Issue

4.7 / Tender Neutrality

January 17 2013

Introduction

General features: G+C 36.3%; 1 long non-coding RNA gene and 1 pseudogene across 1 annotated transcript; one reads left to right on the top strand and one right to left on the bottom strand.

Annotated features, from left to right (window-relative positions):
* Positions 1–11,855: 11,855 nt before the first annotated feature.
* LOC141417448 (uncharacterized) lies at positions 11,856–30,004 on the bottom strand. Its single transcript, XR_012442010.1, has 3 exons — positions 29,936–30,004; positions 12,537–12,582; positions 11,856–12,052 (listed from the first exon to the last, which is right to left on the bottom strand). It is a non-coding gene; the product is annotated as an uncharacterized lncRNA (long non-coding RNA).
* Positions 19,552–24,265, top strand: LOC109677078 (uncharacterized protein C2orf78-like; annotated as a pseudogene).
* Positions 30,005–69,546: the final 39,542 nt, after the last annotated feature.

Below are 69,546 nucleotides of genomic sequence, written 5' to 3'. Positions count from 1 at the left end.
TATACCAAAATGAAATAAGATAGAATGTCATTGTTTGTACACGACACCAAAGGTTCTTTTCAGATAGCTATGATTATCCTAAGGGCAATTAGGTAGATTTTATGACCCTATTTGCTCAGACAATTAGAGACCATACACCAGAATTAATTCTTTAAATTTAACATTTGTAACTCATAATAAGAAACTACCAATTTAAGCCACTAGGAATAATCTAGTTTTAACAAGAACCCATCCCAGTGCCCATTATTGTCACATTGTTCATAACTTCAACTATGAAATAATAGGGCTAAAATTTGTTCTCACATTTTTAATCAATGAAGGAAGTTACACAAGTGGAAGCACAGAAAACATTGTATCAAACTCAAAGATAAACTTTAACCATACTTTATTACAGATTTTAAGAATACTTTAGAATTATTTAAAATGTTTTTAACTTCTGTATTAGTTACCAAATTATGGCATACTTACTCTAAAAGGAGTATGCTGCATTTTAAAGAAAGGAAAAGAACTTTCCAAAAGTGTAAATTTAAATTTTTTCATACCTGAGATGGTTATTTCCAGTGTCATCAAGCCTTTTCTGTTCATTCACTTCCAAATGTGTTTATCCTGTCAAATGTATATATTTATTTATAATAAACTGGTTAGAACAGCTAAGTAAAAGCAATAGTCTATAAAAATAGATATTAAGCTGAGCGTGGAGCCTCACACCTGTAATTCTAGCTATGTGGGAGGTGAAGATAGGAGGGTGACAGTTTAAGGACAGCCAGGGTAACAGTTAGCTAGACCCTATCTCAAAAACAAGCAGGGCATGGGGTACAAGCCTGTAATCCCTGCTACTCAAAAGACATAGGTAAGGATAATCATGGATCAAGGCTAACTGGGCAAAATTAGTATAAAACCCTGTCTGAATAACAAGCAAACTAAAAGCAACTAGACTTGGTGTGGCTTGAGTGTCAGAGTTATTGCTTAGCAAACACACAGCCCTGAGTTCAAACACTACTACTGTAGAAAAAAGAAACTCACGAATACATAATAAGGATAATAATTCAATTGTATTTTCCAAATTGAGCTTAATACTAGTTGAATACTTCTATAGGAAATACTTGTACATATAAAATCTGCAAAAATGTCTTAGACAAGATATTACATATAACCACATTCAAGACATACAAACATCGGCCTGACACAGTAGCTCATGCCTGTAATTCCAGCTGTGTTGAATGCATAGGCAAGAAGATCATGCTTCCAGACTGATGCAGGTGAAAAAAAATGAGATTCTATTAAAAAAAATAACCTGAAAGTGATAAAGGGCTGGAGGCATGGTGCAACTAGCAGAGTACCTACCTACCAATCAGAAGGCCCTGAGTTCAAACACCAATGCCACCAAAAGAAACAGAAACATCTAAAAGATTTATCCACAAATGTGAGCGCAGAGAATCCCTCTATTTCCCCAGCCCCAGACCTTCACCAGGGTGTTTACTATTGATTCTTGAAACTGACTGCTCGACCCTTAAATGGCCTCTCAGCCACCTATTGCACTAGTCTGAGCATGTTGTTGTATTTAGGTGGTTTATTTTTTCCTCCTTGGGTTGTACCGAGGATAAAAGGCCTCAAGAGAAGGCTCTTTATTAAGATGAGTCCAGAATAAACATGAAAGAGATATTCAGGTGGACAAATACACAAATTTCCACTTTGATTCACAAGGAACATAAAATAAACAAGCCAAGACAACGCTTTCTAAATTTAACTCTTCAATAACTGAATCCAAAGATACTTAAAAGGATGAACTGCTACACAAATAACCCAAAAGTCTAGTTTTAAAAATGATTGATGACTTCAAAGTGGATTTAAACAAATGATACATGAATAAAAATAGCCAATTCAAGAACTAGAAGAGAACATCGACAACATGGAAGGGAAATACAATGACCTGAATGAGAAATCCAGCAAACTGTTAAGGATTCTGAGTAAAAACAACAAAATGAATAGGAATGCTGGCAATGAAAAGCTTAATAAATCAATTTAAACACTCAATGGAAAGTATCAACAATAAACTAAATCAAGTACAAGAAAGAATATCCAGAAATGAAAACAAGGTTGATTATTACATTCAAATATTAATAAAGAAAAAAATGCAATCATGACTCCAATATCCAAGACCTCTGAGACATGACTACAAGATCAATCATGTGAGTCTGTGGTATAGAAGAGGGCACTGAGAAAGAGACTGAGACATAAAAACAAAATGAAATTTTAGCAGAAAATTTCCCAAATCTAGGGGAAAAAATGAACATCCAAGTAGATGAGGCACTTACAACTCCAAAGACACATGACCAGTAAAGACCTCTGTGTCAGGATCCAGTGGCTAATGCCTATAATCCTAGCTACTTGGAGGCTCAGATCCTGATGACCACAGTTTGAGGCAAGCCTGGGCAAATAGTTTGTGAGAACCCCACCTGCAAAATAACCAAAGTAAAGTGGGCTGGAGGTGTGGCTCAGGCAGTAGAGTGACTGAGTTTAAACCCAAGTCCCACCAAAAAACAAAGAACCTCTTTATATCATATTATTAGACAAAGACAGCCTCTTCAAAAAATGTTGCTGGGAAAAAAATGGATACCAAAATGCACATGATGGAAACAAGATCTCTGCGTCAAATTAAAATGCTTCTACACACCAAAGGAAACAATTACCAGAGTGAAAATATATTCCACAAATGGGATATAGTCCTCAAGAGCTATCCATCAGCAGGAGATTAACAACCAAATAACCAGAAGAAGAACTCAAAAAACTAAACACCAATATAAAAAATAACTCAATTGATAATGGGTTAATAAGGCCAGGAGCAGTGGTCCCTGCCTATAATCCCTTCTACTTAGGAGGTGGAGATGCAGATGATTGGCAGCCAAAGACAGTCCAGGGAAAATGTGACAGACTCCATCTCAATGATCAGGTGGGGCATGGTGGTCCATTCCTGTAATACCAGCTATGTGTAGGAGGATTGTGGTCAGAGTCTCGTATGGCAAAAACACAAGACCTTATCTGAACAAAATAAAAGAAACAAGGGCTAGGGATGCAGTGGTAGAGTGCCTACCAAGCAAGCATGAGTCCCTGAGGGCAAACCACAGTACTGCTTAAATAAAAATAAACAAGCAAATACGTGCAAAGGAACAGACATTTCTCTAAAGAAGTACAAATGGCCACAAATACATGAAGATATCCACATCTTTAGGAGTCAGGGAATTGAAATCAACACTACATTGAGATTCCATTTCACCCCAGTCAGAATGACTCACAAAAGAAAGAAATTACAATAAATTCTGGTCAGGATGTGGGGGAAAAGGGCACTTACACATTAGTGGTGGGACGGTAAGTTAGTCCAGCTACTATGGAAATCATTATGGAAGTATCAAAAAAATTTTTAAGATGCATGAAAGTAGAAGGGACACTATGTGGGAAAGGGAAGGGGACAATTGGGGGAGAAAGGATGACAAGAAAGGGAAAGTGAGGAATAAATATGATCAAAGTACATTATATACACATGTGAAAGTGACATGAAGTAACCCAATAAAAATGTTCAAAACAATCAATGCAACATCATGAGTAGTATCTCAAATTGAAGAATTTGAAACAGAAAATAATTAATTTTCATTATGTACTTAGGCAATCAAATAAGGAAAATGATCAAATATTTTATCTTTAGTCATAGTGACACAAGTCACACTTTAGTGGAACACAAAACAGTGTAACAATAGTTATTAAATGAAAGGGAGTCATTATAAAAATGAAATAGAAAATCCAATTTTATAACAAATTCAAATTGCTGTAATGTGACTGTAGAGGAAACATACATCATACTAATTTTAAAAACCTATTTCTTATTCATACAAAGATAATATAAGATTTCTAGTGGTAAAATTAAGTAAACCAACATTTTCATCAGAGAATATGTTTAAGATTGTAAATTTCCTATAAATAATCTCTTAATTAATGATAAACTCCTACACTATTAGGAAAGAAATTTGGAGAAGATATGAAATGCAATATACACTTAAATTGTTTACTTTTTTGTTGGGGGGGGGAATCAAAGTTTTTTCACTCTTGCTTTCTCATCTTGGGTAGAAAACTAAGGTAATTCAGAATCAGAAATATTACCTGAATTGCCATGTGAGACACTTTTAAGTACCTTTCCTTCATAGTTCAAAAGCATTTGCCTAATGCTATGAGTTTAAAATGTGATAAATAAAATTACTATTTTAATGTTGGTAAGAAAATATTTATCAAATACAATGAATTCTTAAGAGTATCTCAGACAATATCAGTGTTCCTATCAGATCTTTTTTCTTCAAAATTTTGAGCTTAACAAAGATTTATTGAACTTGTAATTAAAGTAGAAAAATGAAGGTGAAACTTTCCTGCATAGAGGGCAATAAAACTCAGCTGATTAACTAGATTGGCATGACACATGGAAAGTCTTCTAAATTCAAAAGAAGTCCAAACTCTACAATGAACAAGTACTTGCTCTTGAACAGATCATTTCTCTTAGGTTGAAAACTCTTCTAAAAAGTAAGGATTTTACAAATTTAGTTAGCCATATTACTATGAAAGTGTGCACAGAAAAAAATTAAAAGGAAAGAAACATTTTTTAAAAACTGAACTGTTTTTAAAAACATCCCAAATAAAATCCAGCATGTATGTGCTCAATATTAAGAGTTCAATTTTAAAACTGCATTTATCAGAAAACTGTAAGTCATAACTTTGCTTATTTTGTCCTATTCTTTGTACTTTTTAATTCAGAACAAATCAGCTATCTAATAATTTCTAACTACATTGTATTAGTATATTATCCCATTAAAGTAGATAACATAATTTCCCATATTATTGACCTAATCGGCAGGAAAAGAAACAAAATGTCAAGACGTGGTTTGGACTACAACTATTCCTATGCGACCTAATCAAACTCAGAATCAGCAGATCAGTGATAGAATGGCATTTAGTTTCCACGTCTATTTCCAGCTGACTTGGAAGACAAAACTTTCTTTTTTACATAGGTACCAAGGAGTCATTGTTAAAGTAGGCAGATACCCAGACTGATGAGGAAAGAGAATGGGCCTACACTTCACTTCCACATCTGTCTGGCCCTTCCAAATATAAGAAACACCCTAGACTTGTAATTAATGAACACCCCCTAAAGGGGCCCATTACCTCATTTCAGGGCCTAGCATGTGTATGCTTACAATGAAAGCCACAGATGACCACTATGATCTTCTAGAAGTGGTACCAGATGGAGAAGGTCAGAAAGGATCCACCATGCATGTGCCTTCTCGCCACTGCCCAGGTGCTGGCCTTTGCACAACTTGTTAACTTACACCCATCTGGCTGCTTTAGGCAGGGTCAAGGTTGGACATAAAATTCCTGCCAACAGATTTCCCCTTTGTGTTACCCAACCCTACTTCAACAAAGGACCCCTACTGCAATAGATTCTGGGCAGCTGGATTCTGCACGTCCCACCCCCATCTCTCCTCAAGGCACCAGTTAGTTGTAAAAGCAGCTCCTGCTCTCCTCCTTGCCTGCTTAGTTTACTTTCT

January 17, 2013. Even without the vividness of Randall Miller's descriptions, we would recognize the photographs about which he writes. The gestures that herald the disbelief, heartbreak, and grief of an entire town are readily recalled or at hand, preserved in media and in memory. They are already the signifiers—the vocabulary—for so many things: Newtown, gun violence, senselessness. This role disallows for the "tender neutrality" that Matthew H. Tedford attributes to photojournalist Gabriele Stabile's photographs, which do not "sensationalize, glorify, or villainize; instead they treat their subjects as individuals." And perhaps that is why the images of the Newtown massacre are inert; the act of representation shortens their reach. As much as photographs allow us to sympathize, they also compartmentalize. As Sarah Hotchkiss aptly suggests in her review of Fiat Lux Redux, do the images of the present curtail our visions of the future or allow us to project our hopes and dreams forward? Enjoy - PM

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